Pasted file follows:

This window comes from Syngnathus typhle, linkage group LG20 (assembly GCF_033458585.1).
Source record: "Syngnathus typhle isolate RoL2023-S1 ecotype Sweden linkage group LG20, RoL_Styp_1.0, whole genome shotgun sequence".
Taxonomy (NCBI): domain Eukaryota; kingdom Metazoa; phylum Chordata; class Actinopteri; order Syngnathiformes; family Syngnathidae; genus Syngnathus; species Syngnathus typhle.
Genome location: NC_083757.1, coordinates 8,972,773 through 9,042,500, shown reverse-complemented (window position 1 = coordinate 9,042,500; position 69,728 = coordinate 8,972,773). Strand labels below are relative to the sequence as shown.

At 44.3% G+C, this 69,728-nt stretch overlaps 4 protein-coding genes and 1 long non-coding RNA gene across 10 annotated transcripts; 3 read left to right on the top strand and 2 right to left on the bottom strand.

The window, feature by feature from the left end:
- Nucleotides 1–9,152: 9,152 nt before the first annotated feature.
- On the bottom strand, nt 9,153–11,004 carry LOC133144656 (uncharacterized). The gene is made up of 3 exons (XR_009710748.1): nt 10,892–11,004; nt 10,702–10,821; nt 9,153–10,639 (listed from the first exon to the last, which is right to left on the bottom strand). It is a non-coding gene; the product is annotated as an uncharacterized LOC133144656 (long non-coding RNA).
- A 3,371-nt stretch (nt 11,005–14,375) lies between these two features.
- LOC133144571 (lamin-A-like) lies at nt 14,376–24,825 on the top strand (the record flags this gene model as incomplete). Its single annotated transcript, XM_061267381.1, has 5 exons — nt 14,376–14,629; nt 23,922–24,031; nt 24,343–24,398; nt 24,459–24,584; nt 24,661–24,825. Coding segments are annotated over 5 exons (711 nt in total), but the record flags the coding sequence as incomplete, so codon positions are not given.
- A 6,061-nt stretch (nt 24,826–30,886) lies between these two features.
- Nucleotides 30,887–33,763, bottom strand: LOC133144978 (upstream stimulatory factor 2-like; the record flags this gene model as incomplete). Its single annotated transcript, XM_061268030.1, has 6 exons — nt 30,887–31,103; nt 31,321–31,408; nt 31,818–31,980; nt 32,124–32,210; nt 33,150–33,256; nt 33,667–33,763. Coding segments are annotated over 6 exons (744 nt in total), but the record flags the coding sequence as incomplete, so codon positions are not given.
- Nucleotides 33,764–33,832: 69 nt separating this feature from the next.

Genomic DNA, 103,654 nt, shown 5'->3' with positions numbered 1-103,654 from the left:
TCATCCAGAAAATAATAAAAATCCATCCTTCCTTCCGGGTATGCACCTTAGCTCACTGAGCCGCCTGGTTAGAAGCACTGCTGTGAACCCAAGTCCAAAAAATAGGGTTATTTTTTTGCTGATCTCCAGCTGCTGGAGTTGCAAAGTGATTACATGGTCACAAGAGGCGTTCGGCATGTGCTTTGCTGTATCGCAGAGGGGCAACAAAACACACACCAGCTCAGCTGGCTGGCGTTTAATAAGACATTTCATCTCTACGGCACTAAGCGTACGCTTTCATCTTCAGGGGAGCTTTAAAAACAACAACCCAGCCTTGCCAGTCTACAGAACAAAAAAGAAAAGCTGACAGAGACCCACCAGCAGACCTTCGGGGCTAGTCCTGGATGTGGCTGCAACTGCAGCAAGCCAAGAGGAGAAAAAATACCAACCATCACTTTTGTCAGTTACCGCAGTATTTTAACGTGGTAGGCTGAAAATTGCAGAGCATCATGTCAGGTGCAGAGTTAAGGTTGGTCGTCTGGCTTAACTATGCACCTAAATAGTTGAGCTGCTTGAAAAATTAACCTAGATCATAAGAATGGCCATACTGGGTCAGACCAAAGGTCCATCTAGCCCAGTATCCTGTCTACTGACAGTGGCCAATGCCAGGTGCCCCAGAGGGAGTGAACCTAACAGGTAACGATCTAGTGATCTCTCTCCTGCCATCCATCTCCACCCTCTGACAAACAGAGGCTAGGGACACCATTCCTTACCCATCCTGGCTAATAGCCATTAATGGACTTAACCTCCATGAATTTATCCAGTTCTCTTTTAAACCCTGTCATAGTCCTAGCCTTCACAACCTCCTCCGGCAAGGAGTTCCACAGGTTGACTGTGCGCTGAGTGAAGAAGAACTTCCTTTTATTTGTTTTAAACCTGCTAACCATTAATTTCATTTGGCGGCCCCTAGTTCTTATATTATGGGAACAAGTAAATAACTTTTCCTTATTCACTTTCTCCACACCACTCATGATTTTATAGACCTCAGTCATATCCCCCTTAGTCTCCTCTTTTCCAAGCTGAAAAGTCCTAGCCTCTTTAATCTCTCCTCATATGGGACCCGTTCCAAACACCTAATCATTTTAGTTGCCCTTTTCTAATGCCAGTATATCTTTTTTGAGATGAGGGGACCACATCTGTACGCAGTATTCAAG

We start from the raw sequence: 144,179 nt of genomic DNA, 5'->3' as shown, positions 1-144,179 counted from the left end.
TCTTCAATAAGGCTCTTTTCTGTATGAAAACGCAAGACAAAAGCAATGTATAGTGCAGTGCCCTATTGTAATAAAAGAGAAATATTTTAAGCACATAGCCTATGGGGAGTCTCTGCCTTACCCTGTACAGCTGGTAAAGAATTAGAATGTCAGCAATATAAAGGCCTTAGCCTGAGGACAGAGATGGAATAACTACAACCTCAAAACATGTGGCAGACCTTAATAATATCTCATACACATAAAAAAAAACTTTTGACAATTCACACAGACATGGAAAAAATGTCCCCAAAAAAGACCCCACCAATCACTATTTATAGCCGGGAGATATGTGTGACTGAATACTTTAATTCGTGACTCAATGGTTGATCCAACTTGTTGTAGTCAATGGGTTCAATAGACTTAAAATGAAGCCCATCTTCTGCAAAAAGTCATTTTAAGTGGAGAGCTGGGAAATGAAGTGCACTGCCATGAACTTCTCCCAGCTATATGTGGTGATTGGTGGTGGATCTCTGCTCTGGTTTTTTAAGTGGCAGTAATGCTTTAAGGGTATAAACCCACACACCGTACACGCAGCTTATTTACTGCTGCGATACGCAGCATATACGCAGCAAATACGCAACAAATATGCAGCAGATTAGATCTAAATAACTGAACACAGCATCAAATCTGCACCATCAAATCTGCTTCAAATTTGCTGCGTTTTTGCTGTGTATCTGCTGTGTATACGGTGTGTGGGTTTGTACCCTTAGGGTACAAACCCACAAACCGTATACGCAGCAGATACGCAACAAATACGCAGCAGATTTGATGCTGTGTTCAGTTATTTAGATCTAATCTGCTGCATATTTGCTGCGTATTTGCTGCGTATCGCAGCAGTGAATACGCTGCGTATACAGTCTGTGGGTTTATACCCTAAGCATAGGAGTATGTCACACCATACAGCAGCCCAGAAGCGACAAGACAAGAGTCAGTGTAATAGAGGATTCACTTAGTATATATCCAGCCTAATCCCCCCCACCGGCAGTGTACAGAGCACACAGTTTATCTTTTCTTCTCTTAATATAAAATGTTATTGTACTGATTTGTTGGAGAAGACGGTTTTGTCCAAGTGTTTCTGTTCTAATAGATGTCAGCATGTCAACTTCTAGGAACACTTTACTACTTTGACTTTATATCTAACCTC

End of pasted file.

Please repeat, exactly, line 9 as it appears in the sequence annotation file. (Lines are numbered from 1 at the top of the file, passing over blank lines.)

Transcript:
- A 3,371-nt stretch (nt 11,005–14,375) lies between these two features.